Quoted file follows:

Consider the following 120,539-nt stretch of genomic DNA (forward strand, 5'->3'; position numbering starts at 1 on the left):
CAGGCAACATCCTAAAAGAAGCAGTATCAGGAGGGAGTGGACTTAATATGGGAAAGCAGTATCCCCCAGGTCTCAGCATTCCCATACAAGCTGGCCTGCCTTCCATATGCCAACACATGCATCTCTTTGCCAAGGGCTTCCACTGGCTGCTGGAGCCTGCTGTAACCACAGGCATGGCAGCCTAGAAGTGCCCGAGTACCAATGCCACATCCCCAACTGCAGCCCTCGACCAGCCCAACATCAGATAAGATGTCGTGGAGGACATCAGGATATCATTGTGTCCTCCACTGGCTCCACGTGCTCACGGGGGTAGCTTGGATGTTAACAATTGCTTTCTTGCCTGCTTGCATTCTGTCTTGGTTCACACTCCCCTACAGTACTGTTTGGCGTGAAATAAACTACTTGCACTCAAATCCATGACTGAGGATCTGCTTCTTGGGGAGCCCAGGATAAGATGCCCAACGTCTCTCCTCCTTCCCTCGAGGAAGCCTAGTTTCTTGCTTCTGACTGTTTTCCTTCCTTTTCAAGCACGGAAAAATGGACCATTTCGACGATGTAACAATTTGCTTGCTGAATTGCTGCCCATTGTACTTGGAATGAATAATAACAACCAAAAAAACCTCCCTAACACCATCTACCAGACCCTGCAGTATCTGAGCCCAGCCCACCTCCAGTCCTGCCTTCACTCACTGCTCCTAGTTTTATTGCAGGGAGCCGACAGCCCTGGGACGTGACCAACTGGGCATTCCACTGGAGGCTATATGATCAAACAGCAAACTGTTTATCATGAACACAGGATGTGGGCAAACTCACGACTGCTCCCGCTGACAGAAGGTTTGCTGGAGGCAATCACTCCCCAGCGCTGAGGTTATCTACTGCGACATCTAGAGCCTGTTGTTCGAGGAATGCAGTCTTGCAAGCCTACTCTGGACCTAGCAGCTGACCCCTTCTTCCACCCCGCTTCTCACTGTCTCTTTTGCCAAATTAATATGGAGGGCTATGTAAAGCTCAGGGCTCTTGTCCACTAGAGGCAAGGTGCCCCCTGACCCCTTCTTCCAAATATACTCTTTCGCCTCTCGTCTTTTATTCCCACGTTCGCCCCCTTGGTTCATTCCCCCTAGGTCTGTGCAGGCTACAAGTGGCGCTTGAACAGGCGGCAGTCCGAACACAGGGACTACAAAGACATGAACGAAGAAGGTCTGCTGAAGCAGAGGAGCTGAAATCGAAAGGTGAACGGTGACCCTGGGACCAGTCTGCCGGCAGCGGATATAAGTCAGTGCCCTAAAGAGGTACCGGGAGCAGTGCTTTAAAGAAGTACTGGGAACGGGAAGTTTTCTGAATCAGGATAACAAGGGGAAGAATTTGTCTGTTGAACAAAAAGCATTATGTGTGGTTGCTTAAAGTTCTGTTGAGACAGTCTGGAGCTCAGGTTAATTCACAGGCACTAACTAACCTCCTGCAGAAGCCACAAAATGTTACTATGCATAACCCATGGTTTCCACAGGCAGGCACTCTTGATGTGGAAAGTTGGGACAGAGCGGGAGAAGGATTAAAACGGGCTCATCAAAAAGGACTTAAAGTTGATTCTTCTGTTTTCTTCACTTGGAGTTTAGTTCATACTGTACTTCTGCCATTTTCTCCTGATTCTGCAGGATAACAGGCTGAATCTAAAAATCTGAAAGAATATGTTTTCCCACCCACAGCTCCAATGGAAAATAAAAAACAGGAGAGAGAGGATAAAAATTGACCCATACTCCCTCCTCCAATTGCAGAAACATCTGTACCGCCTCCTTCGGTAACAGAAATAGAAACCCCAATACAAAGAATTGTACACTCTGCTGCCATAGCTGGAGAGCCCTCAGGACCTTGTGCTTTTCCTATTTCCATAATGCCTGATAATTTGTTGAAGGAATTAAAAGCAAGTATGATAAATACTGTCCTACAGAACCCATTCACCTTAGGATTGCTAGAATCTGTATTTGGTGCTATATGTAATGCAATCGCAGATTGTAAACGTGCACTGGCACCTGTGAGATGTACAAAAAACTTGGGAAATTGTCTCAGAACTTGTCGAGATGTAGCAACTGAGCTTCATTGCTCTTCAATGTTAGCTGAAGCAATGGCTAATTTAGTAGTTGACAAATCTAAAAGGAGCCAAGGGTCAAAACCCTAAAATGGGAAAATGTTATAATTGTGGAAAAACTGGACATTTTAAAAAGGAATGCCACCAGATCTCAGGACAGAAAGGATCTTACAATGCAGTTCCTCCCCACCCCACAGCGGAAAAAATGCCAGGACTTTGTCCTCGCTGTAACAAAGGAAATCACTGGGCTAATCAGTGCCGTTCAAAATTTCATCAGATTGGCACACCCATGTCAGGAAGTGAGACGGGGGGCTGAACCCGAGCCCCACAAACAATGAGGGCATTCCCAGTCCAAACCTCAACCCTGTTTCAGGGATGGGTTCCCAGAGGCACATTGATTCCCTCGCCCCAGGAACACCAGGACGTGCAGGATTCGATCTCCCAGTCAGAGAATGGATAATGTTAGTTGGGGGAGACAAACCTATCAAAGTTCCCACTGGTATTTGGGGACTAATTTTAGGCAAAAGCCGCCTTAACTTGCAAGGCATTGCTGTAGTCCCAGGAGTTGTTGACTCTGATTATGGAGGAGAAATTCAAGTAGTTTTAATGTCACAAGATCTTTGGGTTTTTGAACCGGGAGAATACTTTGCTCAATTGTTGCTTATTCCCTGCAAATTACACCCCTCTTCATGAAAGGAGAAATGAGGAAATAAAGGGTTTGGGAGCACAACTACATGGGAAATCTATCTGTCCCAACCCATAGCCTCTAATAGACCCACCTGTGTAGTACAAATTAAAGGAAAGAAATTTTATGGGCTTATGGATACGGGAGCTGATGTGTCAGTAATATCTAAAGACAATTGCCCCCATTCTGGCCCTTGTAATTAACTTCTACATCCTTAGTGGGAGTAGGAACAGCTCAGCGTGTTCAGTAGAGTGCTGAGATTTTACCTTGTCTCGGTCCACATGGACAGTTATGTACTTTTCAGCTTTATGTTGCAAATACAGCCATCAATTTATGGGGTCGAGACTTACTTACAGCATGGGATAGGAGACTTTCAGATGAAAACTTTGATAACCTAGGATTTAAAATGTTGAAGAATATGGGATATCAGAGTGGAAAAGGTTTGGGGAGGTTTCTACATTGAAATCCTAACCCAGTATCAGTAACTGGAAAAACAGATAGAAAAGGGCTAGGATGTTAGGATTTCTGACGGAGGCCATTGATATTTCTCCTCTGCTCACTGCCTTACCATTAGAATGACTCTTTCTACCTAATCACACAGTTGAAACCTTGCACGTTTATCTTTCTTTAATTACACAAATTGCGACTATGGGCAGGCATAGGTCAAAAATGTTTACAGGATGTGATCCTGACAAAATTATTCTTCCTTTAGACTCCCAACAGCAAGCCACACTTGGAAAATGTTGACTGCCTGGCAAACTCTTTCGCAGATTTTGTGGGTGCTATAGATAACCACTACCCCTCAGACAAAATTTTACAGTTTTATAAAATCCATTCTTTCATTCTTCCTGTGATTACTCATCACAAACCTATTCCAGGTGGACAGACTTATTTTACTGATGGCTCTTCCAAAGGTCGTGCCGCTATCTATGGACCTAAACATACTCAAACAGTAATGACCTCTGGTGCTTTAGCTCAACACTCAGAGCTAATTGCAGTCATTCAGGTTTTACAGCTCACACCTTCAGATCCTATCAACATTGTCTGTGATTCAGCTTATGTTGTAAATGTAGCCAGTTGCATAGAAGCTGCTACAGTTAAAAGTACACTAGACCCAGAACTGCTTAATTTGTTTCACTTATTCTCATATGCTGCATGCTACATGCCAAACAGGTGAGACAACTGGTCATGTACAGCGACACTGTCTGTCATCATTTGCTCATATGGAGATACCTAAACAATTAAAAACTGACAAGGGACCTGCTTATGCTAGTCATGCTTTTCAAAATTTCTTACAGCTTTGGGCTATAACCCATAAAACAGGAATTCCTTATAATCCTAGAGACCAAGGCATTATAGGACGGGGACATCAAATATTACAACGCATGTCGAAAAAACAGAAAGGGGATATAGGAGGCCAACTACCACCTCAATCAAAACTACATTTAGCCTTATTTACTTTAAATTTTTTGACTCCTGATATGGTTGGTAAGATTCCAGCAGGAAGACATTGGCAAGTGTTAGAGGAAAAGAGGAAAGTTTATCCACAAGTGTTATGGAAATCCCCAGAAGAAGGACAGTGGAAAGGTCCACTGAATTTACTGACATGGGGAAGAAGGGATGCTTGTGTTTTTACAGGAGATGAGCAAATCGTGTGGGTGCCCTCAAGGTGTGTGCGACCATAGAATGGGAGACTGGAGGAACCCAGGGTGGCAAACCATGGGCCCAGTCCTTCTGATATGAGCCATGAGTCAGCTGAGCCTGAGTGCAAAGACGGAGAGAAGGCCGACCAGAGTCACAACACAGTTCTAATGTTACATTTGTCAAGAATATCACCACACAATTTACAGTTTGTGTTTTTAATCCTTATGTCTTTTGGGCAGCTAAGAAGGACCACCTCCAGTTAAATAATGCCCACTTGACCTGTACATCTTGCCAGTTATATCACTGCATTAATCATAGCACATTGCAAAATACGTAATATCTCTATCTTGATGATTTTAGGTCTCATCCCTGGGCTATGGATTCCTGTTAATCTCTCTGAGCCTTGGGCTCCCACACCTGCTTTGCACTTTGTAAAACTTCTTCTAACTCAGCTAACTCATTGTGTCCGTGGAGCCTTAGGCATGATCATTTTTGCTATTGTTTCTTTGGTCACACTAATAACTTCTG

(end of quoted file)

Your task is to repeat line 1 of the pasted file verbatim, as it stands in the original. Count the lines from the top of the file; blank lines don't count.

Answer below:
Consider the following 120,539-nt stretch of genomic DNA (forward strand, 5'->3'; position numbering starts at 1 on the left):